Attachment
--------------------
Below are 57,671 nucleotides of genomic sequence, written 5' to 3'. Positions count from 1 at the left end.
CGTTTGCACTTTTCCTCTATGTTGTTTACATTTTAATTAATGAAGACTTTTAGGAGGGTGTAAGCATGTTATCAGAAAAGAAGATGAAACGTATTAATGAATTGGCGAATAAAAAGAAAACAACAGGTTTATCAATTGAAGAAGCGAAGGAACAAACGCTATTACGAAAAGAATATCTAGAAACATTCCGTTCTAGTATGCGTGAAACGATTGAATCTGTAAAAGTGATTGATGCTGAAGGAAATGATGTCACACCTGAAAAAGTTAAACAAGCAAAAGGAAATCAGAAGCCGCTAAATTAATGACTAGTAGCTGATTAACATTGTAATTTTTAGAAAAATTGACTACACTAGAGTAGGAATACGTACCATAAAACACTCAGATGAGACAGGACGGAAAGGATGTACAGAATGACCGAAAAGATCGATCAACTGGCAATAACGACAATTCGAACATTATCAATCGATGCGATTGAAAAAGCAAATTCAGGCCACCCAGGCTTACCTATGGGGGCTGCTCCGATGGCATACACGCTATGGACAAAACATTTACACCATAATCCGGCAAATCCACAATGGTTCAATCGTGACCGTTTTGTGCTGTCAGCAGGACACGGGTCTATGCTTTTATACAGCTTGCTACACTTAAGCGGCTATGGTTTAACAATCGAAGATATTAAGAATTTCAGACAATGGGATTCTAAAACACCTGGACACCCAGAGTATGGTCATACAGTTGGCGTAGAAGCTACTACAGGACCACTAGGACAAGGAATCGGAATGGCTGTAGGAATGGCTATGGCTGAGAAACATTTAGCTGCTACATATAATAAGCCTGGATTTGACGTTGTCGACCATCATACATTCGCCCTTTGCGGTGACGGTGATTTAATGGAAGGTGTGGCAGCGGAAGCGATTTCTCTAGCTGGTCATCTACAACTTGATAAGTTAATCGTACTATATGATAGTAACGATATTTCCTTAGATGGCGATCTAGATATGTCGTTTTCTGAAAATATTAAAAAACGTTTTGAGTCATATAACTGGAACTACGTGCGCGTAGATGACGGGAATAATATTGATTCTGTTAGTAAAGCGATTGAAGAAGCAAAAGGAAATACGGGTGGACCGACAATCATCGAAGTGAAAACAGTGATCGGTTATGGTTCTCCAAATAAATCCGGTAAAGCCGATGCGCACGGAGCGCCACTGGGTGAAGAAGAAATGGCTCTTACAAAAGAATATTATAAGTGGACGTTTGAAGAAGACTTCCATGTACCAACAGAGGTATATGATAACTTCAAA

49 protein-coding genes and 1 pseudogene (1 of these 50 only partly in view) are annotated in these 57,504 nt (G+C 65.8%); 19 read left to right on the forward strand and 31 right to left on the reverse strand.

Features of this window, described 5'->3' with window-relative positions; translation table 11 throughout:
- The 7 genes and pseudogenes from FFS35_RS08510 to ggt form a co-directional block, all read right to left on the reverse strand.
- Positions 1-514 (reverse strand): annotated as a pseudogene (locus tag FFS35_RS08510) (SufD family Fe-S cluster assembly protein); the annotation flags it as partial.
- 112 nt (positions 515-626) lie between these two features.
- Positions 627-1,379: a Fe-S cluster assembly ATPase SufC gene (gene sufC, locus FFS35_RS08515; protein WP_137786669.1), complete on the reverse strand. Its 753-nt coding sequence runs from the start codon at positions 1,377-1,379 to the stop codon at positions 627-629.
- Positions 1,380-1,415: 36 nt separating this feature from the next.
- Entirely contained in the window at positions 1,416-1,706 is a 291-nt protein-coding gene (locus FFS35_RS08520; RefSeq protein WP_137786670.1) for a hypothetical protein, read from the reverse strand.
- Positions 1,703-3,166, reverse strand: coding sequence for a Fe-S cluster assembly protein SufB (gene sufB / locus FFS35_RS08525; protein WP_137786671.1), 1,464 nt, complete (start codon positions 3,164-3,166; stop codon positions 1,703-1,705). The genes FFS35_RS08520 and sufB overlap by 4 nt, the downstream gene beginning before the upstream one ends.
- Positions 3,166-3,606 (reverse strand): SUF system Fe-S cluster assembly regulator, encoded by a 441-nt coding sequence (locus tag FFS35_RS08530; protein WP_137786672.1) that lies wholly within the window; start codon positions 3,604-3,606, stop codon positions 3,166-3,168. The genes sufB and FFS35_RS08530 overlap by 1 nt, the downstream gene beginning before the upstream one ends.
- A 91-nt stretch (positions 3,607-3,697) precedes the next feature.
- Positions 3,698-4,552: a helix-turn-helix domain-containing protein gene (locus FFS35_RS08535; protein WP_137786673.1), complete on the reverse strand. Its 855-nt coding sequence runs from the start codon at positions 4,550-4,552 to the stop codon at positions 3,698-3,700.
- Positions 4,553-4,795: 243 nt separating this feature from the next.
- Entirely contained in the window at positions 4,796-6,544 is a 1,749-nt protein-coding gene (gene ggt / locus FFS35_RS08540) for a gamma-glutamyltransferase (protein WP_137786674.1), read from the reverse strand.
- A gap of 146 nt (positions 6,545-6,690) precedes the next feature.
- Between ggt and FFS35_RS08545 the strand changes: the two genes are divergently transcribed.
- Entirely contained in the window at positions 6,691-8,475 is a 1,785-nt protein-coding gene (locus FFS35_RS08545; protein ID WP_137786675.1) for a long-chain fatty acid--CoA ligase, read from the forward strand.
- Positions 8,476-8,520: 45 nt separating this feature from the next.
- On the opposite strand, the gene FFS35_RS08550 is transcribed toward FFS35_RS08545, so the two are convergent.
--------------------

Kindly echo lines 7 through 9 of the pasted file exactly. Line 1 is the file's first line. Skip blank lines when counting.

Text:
- 112 nt (positions 515-626) lie between these two features.
- Positions 627-1,379: a Fe-S cluster assembly ATPase SufC gene (gene sufC, locus FFS35_RS08515; protein WP_137786669.1), complete on the reverse strand. Its 753-nt coding sequence runs from the start codon at positions 1,377-1,379 to the stop codon at positions 627-629.
- Positions 1,380-1,415: 36 nt separating this feature from the next.